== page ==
The pointless definitions of social media

When you free yourself from the noise and headache of social media and “big tech”, you realize something over time: that everyone is still fighting over what constitutes what in a world that, in reality, doesn’t matter.

For instance, take today’s news from the New York Times: Facebook Expands Definition of Terrorist Organizations to Limit Extremism.

Basically, some people at Facebook are (still) trying to define “terrorism”. They want to define what constitutes terrorism, and then, of course, decide how to ban it. Or maybe allow it. I don’t know. I didn’t read the article.

Because I don’t care.

Uber wants to define how can do what in their cabs. They get press coverage every time they update their policies.

Twitter wants to decide who can have an account, or what they can say on their “platform”.

Instagram tries to reinvent what photos can be on their servers and what photos are not allowed.

LinkedIn wants to make sure that your shares or posts or whatevers are inline with their stated goals and direction (whatever that even is).

And YouTube must have spent a cool billion by now just trying to decide what videos are worthwhile and “legal” and which are not (which is really quite amazing, when you think about it, to think that even 0.01% of their videos have any value or merit or all, considering that any one with a $50 web cam is apparently allowed to clog up the internet with their “footage”).

I don’t care about any of it.

In fact, I find it all a bit laughable.

What I do find interesting, though, is the sheer panic and high pitch noise that is heard every time some Silicon Valley bro club decides to try and figure out the world and/or life.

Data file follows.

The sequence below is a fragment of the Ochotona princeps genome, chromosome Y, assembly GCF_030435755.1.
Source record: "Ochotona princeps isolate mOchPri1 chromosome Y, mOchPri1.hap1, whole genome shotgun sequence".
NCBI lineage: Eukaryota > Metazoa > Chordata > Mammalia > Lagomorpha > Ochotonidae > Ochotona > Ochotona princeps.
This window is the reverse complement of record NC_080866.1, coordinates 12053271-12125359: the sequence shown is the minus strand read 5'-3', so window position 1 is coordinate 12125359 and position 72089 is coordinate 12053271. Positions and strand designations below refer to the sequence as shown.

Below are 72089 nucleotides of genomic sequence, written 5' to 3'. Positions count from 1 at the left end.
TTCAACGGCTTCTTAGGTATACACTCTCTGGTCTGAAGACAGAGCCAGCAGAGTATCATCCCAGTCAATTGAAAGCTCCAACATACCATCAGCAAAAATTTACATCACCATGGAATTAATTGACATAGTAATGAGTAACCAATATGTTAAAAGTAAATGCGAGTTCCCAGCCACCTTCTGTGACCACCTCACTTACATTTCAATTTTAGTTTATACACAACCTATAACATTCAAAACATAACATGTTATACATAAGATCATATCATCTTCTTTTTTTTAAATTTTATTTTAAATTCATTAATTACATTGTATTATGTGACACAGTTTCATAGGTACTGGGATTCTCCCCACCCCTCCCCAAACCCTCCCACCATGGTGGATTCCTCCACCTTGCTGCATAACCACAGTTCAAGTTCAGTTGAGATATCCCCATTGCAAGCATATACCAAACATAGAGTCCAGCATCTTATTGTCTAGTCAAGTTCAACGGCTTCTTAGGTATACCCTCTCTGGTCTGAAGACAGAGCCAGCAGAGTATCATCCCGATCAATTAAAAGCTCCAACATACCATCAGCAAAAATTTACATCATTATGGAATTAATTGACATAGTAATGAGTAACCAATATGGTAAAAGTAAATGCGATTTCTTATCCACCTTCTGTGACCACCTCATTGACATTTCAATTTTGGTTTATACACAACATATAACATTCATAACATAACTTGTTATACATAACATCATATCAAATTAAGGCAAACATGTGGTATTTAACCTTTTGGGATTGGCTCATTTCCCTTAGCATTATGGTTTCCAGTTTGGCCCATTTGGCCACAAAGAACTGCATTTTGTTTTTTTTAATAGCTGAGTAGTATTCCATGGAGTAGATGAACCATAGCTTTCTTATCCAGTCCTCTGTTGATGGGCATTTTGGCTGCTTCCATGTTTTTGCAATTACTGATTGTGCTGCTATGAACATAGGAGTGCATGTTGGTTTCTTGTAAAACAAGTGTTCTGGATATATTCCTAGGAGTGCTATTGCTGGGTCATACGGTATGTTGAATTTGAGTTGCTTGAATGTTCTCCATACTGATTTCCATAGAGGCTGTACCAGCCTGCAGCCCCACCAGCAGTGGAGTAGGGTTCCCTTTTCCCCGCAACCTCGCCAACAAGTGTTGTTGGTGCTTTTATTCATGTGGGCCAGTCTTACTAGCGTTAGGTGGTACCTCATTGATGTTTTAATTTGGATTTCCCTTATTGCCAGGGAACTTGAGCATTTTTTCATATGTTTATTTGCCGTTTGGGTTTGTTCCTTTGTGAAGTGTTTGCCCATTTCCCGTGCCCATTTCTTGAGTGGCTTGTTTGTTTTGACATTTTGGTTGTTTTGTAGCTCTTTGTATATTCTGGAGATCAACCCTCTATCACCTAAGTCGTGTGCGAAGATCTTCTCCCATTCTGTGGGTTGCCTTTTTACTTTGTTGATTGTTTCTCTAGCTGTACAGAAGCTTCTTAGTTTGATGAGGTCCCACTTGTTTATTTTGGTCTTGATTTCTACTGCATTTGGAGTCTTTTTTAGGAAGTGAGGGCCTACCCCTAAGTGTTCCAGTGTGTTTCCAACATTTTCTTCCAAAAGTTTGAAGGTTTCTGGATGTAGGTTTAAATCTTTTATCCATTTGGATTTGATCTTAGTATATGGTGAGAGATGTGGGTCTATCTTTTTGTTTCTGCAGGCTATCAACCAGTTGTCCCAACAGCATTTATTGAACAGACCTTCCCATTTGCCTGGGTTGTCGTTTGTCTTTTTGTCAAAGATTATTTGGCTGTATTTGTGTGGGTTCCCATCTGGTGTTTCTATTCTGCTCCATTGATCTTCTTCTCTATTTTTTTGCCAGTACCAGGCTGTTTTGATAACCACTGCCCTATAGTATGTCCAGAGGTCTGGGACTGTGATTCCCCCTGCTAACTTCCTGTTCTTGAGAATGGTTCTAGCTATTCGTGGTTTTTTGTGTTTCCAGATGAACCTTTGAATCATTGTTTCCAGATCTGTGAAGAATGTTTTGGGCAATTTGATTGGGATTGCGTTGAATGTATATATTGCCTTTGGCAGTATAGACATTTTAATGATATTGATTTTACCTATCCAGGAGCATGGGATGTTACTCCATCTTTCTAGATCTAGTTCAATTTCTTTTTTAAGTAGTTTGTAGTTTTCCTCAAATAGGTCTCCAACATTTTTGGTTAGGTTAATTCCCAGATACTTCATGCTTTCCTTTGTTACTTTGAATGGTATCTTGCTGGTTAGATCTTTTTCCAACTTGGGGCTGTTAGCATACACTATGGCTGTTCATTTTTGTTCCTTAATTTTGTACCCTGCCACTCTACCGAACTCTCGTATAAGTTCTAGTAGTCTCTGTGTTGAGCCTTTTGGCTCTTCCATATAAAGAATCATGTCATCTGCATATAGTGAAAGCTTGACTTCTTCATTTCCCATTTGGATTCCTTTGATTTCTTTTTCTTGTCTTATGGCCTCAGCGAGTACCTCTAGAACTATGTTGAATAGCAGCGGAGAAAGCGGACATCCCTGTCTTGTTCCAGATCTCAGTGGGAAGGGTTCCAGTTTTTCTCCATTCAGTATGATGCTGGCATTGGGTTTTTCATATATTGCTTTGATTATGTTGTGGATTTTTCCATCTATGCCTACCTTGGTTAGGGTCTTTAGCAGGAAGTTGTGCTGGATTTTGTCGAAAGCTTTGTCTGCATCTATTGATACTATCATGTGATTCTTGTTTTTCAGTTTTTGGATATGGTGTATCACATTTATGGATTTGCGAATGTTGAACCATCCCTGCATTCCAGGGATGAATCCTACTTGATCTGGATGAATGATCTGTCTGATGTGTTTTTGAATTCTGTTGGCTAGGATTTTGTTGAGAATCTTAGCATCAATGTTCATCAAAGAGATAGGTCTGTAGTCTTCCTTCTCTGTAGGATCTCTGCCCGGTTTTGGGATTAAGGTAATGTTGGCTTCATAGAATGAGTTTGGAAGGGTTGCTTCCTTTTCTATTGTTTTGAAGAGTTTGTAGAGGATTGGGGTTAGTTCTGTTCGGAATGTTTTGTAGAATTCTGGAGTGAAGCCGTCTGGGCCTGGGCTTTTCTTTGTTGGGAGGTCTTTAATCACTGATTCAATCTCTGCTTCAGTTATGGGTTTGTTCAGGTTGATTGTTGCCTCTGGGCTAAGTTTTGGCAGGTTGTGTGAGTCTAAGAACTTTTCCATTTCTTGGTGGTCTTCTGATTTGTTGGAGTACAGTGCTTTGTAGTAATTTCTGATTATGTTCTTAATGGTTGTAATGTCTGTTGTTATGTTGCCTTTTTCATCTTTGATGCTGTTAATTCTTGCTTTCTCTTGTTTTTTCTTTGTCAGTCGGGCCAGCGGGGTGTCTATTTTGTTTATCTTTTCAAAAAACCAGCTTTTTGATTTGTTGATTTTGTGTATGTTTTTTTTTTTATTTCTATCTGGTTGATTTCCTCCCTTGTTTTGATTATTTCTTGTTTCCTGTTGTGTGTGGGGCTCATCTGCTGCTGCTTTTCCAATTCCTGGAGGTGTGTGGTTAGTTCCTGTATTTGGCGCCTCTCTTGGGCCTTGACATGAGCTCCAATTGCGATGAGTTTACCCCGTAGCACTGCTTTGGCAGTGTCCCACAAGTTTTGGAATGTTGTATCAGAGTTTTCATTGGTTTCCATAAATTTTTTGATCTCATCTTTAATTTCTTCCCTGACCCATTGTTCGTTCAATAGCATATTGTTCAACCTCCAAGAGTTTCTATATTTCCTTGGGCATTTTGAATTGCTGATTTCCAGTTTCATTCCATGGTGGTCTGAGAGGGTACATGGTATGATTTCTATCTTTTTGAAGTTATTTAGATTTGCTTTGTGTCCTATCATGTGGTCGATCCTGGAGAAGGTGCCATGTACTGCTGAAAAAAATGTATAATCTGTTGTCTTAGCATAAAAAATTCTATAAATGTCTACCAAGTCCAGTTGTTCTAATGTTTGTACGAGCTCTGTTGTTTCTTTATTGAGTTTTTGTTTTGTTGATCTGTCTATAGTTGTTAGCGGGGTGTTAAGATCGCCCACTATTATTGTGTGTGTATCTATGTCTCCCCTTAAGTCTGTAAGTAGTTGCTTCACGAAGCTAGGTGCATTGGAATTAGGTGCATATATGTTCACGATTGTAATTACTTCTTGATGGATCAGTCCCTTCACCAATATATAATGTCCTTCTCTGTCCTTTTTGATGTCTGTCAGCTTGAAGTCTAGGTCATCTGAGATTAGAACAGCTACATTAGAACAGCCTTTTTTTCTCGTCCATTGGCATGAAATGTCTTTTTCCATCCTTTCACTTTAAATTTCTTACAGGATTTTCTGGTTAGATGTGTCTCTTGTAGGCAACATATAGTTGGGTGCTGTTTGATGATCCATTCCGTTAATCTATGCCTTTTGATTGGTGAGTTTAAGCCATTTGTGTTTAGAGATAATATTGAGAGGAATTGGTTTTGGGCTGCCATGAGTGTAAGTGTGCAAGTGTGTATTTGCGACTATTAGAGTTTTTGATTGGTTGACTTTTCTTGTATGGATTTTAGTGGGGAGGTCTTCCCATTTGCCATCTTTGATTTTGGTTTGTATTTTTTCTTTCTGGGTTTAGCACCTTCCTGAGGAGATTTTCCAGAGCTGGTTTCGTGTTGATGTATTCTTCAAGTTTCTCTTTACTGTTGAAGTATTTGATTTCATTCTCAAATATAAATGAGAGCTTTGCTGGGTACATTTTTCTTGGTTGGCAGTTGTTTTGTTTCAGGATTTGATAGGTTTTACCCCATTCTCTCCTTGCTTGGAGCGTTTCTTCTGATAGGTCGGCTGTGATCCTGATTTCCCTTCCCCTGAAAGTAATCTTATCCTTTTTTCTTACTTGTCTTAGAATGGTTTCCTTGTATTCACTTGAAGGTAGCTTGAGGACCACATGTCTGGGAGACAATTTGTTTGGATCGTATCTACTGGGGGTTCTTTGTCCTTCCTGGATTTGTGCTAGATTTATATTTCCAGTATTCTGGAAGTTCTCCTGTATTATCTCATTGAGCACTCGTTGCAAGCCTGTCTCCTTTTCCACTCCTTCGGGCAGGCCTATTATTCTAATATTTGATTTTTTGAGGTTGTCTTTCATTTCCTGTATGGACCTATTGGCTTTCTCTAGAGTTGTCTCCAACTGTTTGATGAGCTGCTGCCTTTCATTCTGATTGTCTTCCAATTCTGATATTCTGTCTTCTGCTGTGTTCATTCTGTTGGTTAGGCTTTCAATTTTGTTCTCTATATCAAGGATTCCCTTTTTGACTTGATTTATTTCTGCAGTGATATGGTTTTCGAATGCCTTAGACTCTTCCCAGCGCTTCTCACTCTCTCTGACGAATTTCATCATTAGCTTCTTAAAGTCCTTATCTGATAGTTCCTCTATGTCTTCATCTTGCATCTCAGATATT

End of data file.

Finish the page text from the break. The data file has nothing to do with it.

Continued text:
Why does anyone care about what Facebook thinks? Why do people scream at each other every time Facebook decides that A is okay, but B is not?

They aren’t real. They aren’t real life. They don’t matter. Facebook is not representative of anything, except a small power group of people who run Facebook.

There seems to be some notion that the billions of people that are (surprisingly still) on Facebook as “users” are now “represented” by what a few hundred people in the executive bowels of Facebook say is so.

They can’t seem to understand that what those people think, or how Facebook (or any other of these companies) write out their policies, is relevant only to the people who wrote them.

It defines nothing and no one in real life. Except them.

The rest of us can decide that X is terrorism, or Y is terrorism, or Z is terrorism. Or maybe none of it. Or maybe just ignore it altogether. At the very least, maybe some laws might be relevant to some of us, but what a toy-like tech company does shouldn’t matter to anyone.

Does anyone care what CompuServe says is terrorism? Does anyone ask Tom of MySpace what he thinks constitutes terrorism?

The hysteria is almost a bit hilarious. And a bit sad.

Just live your lives. I’ll live mine. No one cares what Mark Zuckerberg and his cronies think. Or at least, no one should.

It would be like if Lowe’s Hardware decided that they would now carry only Makita circular saws and none from other competitors. Lowe’s doesn’t represent America. Or the world. Or even speaks for Makita.